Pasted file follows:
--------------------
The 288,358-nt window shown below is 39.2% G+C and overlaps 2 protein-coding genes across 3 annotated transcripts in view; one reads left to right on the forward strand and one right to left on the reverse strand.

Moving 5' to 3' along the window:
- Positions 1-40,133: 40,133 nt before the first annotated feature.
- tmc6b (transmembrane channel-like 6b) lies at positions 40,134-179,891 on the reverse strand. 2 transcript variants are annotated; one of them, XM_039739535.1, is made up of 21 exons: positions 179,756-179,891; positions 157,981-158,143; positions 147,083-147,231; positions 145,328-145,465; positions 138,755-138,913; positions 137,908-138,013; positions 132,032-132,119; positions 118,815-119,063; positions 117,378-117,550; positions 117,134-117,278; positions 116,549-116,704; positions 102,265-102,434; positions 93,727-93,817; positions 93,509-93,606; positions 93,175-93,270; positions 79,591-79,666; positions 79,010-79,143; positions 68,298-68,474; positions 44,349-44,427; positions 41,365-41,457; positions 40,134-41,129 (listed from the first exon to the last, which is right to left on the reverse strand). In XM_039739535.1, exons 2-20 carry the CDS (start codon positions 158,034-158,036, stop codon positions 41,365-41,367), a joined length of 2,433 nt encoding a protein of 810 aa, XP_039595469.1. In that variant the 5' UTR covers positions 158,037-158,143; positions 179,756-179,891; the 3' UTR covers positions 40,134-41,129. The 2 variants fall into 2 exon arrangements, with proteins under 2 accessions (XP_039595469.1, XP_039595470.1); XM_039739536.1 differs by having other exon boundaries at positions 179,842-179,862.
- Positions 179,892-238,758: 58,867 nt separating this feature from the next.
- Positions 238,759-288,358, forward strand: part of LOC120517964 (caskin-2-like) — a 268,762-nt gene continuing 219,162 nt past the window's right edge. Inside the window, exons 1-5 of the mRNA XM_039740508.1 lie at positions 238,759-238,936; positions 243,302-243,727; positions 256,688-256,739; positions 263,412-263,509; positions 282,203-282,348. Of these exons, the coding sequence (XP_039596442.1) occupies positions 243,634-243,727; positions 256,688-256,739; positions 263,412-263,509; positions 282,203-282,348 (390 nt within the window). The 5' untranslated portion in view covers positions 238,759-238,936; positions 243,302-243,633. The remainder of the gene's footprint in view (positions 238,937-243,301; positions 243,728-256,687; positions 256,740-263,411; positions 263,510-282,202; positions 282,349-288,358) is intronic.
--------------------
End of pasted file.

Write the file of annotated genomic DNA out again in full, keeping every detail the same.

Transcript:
The 288,358-nt window shown below is 39.2% G+C and overlaps 2 protein-coding genes across 3 annotated transcripts in view; one reads left to right on the forward strand and one right to left on the reverse strand.

Moving 5' to 3' along the window:
- Positions 1-40,133: 40,133 nt before the first annotated feature.
- tmc6b (transmembrane channel-like 6b) lies at positions 40,134-179,891 on the reverse strand. 2 transcript variants are annotated; one of them, XM_039739535.1, is made up of 21 exons: positions 179,756-179,891; positions 157,981-158,143; positions 147,083-147,231; positions 145,328-145,465; positions 138,755-138,913; positions 137,908-138,013; positions 132,032-132,119; positions 118,815-119,063; positions 117,378-117,550; positions 117,134-117,278; positions 116,549-116,704; positions 102,265-102,434; positions 93,727-93,817; positions 93,509-93,606; positions 93,175-93,270; positions 79,591-79,666; positions 79,010-79,143; positions 68,298-68,474; positions 44,349-44,427; positions 41,365-41,457; positions 40,134-41,129 (listed from the first exon to the last, which is right to left on the reverse strand). In XM_039739535.1, exons 2-20 carry the CDS (start codon positions 158,034-158,036, stop codon positions 41,365-41,367), a joined length of 2,433 nt encoding a protein of 810 aa, XP_039595469.1. In that variant the 5' UTR covers positions 158,037-158,143; positions 179,756-179,891; the 3' UTR covers positions 40,134-41,129. The 2 variants fall into 2 exon arrangements, with proteins under 2 accessions (XP_039595469.1, XP_039595470.1); XM_039739536.1 differs by having other exon boundaries at positions 179,842-179,862.
- Positions 179,892-238,758: 58,867 nt separating this feature from the next.
- Positions 238,759-288,358, forward strand: part of LOC120517964 (caskin-2-like) — a 268,762-nt gene continuing 219,162 nt past the window's right edge. Inside the window, exons 1-5 of the mRNA XM_039740508.1 lie at positions 238,759-238,936; positions 243,302-243,727; positions 256,688-256,739; positions 263,412-263,509; positions 282,203-282,348. Of these exons, the coding sequence (XP_039596442.1) occupies positions 243,634-243,727; positions 256,688-256,739; positions 263,412-263,509; positions 282,203-282,348 (390 nt within the window). The 5' untranslated portion in view covers positions 238,759-238,936; positions 243,302-243,633. The remainder of the gene's footprint in view (positions 238,937-243,301; positions 243,728-256,687; positions 256,740-263,411; positions 263,510-282,202; positions 282,349-288,358) is intronic.